Archaeologists are investigating how local populations 500 years farmed in one of the driest parts of the world, Chile's Atacama Desert.
A well-preserved granary, built with mud bricks and lined with grass and lime, dating back to 2500 BC was found at the site of Rakhigarhi. This site is only one of many that have recently come to light, and that help support the idea that the Harappan civilization had its roots on the banks of the rivers Saraswati and Drishadvati.
Looking at nitrogen isotopes, researchers are claiming that manure was started being used as agriculture spread to Europe from the Near East. The earliest use of manure is being dated to around 8000 years ago, which is thousands of years earlier than had been previously thought.
BYU researchers are proposing that the ancient Maya farmed near the the bajos (wetlands), unlike the modern communities that farm on the hillsides. This new data, gathered by studying carbon isotopes collected from the site of Tikal, may change the way we conceive of ancient farming.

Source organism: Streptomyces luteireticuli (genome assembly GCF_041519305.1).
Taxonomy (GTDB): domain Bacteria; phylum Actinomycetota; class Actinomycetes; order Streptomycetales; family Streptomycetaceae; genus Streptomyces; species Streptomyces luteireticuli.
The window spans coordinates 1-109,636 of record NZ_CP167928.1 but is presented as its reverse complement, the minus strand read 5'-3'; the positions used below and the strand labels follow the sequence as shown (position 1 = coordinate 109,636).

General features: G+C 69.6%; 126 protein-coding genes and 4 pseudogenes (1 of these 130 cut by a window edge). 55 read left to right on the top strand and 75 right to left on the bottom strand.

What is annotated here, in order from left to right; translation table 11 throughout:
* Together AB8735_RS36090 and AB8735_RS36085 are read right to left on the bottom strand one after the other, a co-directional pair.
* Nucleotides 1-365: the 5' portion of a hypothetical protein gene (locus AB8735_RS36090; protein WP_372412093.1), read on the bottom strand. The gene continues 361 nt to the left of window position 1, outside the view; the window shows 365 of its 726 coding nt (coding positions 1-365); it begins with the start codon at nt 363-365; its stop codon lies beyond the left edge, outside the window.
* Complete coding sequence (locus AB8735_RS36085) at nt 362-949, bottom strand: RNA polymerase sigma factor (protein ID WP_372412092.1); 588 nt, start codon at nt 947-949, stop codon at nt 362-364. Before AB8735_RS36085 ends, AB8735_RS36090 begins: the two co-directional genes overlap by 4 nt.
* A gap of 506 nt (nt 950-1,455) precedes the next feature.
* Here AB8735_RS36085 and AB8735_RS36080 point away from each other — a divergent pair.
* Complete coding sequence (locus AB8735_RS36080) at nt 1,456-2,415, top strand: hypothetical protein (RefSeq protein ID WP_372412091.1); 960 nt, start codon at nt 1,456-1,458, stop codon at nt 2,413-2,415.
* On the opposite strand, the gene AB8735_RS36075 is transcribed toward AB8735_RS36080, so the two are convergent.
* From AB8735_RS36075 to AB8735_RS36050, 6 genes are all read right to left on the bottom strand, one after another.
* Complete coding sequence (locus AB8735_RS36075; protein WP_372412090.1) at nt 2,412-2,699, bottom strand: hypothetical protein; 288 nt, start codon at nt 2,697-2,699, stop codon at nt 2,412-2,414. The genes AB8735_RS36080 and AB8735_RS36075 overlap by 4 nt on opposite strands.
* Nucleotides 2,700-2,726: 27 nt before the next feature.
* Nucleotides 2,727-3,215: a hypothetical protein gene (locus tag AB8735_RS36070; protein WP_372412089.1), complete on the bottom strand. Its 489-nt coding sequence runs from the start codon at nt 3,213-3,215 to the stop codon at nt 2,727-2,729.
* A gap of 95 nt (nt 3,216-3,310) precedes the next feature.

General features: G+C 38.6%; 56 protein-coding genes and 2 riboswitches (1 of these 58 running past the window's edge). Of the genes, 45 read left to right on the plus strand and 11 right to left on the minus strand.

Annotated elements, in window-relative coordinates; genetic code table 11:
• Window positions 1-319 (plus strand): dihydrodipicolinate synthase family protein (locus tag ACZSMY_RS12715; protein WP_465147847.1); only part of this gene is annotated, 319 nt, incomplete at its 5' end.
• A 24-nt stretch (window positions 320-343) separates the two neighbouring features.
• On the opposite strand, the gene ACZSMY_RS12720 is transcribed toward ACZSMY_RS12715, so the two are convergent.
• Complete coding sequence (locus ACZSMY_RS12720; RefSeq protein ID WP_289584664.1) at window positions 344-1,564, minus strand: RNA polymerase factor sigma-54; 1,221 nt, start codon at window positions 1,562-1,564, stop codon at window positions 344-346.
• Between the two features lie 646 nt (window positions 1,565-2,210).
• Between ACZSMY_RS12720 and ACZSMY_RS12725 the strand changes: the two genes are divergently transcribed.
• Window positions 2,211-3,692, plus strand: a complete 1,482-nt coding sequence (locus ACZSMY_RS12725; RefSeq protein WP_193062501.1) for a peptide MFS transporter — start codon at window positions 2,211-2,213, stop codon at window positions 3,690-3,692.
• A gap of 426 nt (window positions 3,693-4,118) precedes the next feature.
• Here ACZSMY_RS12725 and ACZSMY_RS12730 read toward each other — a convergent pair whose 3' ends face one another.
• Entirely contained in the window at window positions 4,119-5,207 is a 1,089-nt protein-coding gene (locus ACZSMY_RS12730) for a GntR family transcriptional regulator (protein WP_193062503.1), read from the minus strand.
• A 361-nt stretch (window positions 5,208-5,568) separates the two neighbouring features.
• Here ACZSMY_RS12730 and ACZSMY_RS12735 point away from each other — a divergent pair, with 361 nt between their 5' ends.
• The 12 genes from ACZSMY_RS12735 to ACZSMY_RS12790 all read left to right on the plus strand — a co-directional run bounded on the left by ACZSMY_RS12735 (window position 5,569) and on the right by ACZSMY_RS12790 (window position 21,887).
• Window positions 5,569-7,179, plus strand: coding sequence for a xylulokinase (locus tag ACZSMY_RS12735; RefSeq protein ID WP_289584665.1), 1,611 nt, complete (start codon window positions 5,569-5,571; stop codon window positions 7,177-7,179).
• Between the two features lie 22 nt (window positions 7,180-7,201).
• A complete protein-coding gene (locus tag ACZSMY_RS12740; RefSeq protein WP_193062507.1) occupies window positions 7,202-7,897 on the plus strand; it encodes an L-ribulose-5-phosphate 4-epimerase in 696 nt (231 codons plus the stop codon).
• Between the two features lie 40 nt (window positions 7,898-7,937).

More exciting news is emerging from China regarding ancient diets. Through starch grain analysis, researchers have identified unexpected plant species that are believed to have been consumed. This would suggest that an indigenous agricultural system was in place prior to the arrival of domesticated rice.
Use-wear and starch-grain analysis is showing a new picture of the origins of agriculture in northern China. The results show that various wild plants were processed with these tools, pushing back the exploitation of plants by 12,000 years, placing this region on par with similar activities in the Middle East.
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